Becoming Mum
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How pregnancy nutrition can reduce the risk of infant allergies

Pregnant woman cutting an apple

Key points

  • Your pregnancy diet can help reduce the risk of your child developing allergies
  • A non-restrictive diet can ensure your baby is getting enough energy, vitamins and minerals
  • Experts recommend getting enough omega-3 DHA and vitamin D, and building a diverse gut flora

Nutrition is an essential part of a child’s development. Experts now believe that a mother’s own nutrition during pregnancy is likely to influence an unborn baby’s immune system, including whether the child may develop an allergy later in life.

Why supporting a developing immune system is important

The role of the immune system is to defend against infections and protect the body’s own cells. The immune system is a network throughout the body, and the majority of it exists in the gut.In cases of allergy, the immune system doesn’t work as it should. The immune system overreacts to an allergen (such as a food, drug or an insect bite) and this triggers an allergic reaction such as hives, eczema, asthma or, in severe cases, anaphylaxis.

Experts now know more about how pregnancy nutrition can influence a child’s developing immune system. This means there are decisions about nutrition you can make during pregnancy to strengthen your child’s immune function and reduce the risk of them developing an allergy later in life.

What type of pregnancy diet can reduce the risk of allergies?

Experts recommend that following a non-restrictive pregnancy diet featuring Omega-3 DHA, vitamin D and foods that help to build a diverse gut flora may reduce the risk of a child developing allergies.

A non–restrictive diet

It’s important to include nuts, nut butter, fish and eggs in your pregnancy diet, unless you’re allergic yourself. A non-restrictive diet during pregnancy is important to ensure you and your baby are getting enough energy, vitamins and minerals.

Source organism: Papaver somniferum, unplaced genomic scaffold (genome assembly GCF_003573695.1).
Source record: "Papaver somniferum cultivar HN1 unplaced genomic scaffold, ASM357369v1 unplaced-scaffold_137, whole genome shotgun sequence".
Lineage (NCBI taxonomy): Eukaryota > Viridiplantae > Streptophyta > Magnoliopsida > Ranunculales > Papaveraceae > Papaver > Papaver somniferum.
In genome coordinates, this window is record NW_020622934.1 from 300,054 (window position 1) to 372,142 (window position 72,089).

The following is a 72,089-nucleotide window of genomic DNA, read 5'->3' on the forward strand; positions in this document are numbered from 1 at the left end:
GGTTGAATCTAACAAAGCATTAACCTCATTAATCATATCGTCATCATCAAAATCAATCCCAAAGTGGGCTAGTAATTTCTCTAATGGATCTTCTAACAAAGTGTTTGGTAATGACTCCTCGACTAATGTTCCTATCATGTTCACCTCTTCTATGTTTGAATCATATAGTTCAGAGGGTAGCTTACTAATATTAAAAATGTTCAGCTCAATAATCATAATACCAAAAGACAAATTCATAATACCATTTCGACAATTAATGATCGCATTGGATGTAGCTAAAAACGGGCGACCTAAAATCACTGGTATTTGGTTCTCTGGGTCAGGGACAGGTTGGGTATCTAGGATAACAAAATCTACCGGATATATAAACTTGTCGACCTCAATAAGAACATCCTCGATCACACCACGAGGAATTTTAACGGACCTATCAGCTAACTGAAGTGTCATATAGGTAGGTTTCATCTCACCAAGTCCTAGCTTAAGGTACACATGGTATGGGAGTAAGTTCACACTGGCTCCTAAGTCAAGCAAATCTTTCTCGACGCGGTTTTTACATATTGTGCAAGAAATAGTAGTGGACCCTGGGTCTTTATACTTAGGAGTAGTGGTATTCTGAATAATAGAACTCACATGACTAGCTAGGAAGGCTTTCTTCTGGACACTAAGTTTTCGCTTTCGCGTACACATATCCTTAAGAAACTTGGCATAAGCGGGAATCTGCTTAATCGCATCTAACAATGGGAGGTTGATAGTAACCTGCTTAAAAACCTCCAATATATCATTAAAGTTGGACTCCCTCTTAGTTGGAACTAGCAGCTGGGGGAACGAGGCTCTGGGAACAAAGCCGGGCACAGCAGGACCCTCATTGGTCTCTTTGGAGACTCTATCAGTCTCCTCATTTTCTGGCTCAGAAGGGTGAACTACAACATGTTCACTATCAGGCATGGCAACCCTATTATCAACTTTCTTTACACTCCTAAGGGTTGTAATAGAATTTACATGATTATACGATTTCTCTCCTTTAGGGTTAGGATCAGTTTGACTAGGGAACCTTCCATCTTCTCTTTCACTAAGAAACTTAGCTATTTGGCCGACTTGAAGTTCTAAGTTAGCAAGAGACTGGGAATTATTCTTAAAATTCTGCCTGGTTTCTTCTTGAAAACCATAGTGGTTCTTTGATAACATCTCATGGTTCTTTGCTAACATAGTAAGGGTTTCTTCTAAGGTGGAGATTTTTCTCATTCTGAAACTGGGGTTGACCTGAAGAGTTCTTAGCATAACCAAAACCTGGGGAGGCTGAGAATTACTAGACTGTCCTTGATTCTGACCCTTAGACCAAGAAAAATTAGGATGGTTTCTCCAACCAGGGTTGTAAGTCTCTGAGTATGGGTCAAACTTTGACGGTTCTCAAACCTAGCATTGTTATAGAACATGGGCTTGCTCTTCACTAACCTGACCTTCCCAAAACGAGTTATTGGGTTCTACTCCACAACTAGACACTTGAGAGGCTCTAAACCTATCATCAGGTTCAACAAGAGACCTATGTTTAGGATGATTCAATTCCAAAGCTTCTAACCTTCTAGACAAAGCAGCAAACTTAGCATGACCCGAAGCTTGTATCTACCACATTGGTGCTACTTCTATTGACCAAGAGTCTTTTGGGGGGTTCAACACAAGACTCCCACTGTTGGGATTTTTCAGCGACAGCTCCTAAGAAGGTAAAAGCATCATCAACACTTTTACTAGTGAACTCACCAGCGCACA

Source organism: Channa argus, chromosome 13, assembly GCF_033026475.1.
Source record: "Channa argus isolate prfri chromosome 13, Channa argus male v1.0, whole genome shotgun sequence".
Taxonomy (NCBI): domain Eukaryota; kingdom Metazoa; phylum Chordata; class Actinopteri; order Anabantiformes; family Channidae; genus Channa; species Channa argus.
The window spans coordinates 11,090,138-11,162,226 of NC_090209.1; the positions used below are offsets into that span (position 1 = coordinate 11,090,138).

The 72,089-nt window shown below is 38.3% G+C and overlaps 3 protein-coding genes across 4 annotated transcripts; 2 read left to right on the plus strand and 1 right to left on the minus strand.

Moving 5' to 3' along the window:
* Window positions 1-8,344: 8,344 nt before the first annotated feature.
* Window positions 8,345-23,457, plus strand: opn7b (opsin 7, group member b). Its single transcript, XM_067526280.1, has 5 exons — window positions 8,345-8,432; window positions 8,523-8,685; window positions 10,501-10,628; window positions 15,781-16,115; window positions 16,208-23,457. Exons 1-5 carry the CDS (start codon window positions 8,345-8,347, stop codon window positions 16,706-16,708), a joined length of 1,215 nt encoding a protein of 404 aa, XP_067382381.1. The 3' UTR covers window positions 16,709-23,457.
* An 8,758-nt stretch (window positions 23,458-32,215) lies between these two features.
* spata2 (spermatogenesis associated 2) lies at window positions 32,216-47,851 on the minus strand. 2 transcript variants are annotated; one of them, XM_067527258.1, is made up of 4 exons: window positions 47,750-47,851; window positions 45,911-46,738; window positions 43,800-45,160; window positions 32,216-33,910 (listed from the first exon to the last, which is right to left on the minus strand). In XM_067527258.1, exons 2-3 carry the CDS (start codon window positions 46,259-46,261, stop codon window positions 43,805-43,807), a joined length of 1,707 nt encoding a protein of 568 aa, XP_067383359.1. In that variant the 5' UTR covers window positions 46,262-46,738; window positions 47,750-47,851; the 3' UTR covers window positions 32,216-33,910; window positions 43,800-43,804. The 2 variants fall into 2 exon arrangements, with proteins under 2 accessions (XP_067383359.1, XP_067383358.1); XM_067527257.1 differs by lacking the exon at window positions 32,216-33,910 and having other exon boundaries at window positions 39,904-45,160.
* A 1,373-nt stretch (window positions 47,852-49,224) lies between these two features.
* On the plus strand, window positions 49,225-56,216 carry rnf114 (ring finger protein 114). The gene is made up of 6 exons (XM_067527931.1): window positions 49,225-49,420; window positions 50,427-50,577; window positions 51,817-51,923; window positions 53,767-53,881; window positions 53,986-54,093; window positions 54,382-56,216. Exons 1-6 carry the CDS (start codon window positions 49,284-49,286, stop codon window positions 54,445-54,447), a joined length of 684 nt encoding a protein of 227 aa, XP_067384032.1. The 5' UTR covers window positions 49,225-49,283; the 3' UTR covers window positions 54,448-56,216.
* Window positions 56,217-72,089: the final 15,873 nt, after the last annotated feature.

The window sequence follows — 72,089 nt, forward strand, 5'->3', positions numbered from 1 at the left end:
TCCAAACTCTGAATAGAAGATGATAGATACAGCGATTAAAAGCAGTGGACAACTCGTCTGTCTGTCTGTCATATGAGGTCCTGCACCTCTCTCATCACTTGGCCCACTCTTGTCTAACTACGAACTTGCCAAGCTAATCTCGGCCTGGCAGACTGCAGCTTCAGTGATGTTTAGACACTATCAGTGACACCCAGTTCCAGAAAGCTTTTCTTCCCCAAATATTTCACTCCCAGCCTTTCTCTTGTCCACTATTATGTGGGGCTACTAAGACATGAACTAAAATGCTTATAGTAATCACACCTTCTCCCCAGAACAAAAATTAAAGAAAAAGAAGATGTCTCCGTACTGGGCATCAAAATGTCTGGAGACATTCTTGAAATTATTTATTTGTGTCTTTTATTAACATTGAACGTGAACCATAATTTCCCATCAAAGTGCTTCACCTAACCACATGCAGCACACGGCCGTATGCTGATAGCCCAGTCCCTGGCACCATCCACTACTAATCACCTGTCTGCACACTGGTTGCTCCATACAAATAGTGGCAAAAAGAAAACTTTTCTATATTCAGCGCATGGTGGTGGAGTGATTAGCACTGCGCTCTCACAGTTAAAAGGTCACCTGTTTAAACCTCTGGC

Make sure your pregnancy diet includes long chain polyunsaturated Omega-3 docosahexaenoic acid (DHA) and eicosapentaenoic acid (EPA). Where do you find these? Oily fish such as mackerel and salmon are good sources. Include 2-3 portions per week during pregnancy and breastfeeding, as there’s evidence that this may help to prevent eczema in early life. Other sources of Omega-3 DHA include nuts and seeds.

Vitamin D – getting enough sunlight

Evidence suggests that a lack of vitamin D in pregnancy may be linked with a higher prevalence of allergies. Getting the right amount of vitamin D from natural sources can be difficult – it is only available from a few foods and mostly produced in response to sunlight. If you have limited exposure to sunlight, wear a veil or have dark skin, it’s important to speak to your healthcare professional about getting your vitamin D levels tested.

Build a diverse gut flora

Building a healthy gut flora will help to support the immune system because 80% of the immune system lies within the gut. To build a healthy gut flora, include probiotics, such as probiotic-containing yoghurts, in your diet. Prebiotics are also important. They act as food for the probiotics and will help the good bacteria grow. Some good sources of prebiotics include kiwi fruit, bananas and asparagus.

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